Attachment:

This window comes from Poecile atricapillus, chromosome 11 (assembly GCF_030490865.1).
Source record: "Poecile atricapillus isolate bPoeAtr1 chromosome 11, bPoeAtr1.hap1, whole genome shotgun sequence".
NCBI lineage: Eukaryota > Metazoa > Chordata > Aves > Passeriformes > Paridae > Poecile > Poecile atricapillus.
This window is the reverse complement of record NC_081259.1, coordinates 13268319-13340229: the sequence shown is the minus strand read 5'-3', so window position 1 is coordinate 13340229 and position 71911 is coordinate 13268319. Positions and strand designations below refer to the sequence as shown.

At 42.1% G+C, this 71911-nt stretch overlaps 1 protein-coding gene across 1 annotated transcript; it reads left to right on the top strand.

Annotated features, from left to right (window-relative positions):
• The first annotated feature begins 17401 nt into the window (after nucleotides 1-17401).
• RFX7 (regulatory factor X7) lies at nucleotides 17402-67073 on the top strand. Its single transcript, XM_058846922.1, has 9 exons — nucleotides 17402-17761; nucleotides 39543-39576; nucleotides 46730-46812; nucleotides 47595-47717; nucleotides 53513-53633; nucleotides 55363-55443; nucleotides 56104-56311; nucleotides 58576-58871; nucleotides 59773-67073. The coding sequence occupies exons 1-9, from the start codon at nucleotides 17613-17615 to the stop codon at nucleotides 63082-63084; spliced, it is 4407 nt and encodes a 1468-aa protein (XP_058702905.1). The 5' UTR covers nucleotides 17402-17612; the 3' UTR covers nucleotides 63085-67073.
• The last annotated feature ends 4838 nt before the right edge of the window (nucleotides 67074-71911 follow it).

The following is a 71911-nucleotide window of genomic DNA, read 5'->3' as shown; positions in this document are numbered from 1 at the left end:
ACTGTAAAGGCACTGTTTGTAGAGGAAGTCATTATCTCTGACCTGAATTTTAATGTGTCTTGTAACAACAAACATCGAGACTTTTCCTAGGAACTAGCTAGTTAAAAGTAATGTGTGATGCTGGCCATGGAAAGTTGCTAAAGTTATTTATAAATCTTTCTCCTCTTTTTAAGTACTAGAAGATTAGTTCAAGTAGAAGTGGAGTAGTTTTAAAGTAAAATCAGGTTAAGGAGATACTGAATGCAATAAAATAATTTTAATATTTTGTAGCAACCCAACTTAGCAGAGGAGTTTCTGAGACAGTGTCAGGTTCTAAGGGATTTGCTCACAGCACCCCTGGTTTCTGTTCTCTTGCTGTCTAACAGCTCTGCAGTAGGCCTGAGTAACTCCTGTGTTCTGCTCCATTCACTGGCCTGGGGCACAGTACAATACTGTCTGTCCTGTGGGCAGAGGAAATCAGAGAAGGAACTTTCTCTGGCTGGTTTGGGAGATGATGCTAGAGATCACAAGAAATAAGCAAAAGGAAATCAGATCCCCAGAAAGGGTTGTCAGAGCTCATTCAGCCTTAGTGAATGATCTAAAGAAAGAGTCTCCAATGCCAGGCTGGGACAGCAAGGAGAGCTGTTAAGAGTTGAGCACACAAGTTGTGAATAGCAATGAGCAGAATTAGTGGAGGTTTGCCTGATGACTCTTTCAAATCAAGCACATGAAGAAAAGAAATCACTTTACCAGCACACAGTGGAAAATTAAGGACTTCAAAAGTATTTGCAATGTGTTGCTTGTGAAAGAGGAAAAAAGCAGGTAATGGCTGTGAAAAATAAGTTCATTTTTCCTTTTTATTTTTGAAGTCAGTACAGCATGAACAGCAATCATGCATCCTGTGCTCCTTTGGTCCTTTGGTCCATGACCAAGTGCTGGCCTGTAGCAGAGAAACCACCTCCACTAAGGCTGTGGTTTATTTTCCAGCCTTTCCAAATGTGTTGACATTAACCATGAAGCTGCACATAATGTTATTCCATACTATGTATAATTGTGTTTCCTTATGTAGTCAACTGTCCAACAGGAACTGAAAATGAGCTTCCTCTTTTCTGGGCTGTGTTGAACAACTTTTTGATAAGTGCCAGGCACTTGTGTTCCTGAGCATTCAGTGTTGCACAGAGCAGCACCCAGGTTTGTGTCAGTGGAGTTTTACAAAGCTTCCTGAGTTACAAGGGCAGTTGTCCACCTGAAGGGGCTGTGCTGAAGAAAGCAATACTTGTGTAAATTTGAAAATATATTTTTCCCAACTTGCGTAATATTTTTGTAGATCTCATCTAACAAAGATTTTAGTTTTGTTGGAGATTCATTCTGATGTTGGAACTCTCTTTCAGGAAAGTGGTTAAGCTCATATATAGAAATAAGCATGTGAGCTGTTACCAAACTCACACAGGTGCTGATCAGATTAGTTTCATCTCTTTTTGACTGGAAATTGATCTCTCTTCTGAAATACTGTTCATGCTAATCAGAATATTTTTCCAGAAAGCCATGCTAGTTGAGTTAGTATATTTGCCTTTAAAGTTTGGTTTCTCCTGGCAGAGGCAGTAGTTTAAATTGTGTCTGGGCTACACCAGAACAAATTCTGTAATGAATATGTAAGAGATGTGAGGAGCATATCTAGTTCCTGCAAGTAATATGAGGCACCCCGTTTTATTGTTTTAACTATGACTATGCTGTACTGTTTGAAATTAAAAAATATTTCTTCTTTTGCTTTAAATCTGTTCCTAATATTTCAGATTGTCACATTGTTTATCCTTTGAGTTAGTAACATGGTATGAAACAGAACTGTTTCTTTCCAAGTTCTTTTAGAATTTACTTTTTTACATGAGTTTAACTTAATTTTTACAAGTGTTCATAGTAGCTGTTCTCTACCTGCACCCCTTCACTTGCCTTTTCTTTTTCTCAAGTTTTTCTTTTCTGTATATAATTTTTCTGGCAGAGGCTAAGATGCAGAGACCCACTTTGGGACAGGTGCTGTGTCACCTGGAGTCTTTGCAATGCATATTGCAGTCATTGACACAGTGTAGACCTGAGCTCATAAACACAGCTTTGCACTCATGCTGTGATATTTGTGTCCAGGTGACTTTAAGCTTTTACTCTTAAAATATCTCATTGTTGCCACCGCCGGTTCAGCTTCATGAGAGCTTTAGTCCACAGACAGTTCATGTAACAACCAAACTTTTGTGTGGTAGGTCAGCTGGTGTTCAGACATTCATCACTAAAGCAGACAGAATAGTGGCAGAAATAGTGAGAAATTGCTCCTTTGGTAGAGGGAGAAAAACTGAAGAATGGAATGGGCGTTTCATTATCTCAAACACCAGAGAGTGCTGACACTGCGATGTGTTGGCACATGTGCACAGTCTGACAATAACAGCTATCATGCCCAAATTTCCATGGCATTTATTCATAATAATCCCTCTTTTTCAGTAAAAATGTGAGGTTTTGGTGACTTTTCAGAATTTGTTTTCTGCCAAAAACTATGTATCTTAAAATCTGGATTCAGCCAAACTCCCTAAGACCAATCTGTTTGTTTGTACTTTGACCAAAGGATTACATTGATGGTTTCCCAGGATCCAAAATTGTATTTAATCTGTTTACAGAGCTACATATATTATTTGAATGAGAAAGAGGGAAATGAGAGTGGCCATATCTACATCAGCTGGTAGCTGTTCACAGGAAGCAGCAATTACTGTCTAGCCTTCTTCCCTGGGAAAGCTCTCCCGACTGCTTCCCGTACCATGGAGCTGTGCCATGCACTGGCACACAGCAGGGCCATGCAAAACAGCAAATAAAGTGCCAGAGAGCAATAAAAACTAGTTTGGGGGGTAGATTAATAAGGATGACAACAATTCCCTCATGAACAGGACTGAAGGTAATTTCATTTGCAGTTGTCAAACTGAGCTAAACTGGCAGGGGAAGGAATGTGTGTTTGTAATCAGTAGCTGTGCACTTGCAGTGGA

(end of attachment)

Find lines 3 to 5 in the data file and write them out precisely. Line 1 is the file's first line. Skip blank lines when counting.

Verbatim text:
NCBI lineage: Eukaryota > Metazoa > Chordata > Aves > Passeriformes > Paridae > Poecile > Poecile atricapillus.
This window is the reverse complement of record NC_081259.1, coordinates 13268319-13340229: the sequence shown is the minus strand read 5'-3', so window position 1 is coordinate 13340229 and position 71911 is coordinate 13268319. Positions and strand designations below refer to the sequence as shown.

At 42.1% G+C, this 71911-nt stretch overlaps 1 protein-coding gene across 1 annotated transcript; it reads left to right on the top strand.